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Levitt urges to keep the past in mind while creating a shared future in memory of Holocaust victims.

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David Kagans (from right), chairman of the board of the Riga Jewish religious community, Arkadijs Suharenko, chairman of the Latvian Council of Jewish Communities and Communities, President of Saeima Ināra Mūrniece and President Egils Levits, at the memorial dedicated to the Jewish people’s day of remembrance of the victims of the Holocaust and at the memorial to the Holocaust victims in Gogolia attended the release ceremony. PHOTO: Paula Churkste/LETA

President Egils Levits, while commemorating the victims of the Holocaust, emphasized that the past should be kept in mind while creating our common future.

He pointed out that the Second World War was a global tragedy that affected Latvian territory and brought tragedy and suffering to the Latvian people.

According to the president, July 4 marks the beginning of the tragedy, followed by mass killings in the forests of Biķernieki and Rumbula and elsewhere in Latvia.

Levits pointed out that the events of this day are symbolic, because the first victims died in the burned synagogue – a place of worship that for thousands of years has united the Jewish people in common faith and hope for a better future.

The country’s first person stressed that the German occupation regime and its accomplices committed crimes against humanity in Latvia. As a result of this crime, the Latvian Jewish community, an integral part of Latvian society, was destroyed.

“Latvia has consistently condemned the crimes committed by the occupying power and its comrades. We must not forget the selfless Latvians who saved their Jewish compatriots,” Levits said.

The President pointed out that their names are immortalized with those of Žan Lipke on the monument next to the synagogue ruins. Thanks to the work of the historian Marħers Vestermanis, it is known that about 700 Jewish saviors have been identified in Latvia.

“Today we express our deepest condolences to the Latvian Jewish community. It is impossible to express in any number or words what the Latvian state and society lost with the destruction of a large part of the Jewish community,” Levits said. said.

He stated that the 20th anniversary of the Stockholm Declaration, in which the forum members, including Latvia, acknowledged that genocide, ethnic cleansing, racism, anti-Semitism and xenophobia still exist in the world, was celebrated recently. According to the chairman, the forum members agreed that the international community is responsible for the fight against these evils.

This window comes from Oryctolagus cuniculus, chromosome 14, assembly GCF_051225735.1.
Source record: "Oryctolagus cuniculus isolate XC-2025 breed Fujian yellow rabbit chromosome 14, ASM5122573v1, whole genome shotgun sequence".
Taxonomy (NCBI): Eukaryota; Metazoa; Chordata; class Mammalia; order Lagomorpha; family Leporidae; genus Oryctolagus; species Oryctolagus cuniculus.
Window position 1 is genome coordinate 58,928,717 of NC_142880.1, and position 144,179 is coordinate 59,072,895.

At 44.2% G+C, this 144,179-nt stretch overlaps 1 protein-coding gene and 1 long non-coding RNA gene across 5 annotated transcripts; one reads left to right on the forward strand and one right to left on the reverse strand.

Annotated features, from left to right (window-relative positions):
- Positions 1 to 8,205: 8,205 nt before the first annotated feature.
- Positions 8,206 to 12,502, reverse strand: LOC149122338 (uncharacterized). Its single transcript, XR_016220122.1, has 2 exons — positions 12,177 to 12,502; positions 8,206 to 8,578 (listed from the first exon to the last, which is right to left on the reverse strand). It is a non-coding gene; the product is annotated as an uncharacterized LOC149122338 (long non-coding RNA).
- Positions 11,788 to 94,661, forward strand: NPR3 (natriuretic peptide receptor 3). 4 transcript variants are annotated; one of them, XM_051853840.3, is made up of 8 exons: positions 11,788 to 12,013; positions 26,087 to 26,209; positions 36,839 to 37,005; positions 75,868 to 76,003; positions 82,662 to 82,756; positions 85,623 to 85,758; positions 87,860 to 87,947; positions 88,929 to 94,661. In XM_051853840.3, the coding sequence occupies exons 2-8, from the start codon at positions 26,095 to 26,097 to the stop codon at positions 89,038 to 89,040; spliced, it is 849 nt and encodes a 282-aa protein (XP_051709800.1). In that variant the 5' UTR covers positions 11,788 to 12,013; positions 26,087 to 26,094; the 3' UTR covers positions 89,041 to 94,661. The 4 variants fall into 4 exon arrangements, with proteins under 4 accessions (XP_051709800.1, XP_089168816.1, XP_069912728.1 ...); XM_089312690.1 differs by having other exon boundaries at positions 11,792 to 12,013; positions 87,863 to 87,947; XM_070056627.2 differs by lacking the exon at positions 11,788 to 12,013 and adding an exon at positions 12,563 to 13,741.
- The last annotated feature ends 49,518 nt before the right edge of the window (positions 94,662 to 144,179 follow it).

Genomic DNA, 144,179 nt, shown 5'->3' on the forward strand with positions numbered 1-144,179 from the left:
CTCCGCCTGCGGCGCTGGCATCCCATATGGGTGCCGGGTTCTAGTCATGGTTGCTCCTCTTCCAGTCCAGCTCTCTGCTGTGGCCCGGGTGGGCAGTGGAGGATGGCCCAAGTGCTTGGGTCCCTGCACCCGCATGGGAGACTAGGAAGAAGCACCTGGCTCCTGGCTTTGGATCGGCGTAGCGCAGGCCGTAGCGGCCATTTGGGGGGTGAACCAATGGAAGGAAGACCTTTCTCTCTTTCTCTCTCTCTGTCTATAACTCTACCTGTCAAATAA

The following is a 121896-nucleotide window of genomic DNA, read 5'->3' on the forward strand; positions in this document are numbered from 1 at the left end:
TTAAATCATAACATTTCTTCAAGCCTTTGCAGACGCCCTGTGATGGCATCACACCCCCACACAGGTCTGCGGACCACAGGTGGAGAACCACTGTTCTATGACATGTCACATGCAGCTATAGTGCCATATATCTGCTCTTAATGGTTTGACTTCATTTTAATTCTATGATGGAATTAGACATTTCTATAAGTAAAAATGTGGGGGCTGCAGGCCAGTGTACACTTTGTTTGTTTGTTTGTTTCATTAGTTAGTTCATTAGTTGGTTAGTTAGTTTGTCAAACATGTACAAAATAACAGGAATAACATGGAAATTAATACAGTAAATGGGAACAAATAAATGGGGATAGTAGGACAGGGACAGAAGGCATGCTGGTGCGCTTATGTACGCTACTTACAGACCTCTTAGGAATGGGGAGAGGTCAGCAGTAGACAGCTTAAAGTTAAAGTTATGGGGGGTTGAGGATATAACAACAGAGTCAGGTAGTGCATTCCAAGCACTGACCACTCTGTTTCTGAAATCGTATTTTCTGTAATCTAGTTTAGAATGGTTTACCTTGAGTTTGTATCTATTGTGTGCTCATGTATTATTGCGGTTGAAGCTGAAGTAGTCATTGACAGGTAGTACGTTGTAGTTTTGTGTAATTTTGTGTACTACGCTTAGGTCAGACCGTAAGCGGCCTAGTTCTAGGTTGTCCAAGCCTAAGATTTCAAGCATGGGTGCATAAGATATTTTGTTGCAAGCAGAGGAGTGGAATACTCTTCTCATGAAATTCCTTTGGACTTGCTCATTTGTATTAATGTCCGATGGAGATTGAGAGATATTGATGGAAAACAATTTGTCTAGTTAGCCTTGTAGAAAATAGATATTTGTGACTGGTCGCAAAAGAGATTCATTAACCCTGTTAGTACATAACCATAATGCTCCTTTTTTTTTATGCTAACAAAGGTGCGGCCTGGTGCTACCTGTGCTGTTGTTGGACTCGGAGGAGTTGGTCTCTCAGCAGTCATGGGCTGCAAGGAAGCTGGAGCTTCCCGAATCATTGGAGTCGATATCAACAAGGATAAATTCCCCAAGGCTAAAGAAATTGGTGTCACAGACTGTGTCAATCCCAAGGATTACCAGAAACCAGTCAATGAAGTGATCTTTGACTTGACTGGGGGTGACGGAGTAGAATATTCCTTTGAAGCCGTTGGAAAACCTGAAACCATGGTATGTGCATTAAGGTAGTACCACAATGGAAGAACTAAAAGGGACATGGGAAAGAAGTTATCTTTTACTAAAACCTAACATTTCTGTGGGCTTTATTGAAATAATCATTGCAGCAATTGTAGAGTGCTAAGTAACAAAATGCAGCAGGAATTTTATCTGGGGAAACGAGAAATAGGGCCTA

“Despite all the efforts of the international community, we continue to witness Holocaust denial, anti-Semitism, conflicts and violence in the near and far regions, attempts to rewrite the history of the Second World War. Therefore, I categorically condemn the absurd. Claims by the Russian authorities that the Ukrainian leadership is comparable to the Nazi regime. “The lie belittles the meaning of the Holocaust and insults the memory of Holocaust victims,” ​​stressed Levitt.

The President stressed that it is now important not to allow the distortion and instrumentalization of the history of the Second World War and the Holocaust to try to justify an international crime committed today, unacceptable aggression against another country and denial of another country. nation’s right to exist.

“The world should learn from what happened. Holocaust education, commemoration and research is an important mission for us. It is our moral and political commitment to future generations,” said Levitt.

TVNET wrote that on July 4, 1941, three days after Nazi German troops entered Riga, the local auxiliary police unit of the German Security Police and the Security Service led by Viktor Arajas burned the church. people are there.

On the same day, other Jewish synagogues were burned – at least 400 people were sacrificed. With these events, the Holocaust began in Latvia – the mass extermination of the Jews. In 1990, the Supreme Council of Latvia decided to designate July 4 as the day of remembrance of the Holocaust of the Jewish people.

Before the war, 93,000 Jews lived in Latvia. During the Nazi occupation of 1941-1945, more than 70,000 local Jews and around 20,000 Jews deported from other European countries were killed.

During the Soviet period, the ruins of the Great Synagogue were destroyed and a square was built in its place. Excavations were carried out here in the late 1980s, and in 1993, with the support of the Latvian government, Jewish organizations and private individuals, a monument was created – the symbolic walls of the synagogue with original decor elements found during the excavations.

In 2007, next to the ruins of the synagogue, a monument was unveiled in honor of the hundreds of saviors who risked their lives to protect Jews from destruction during the Nazi occupation.

Source: Tv Net

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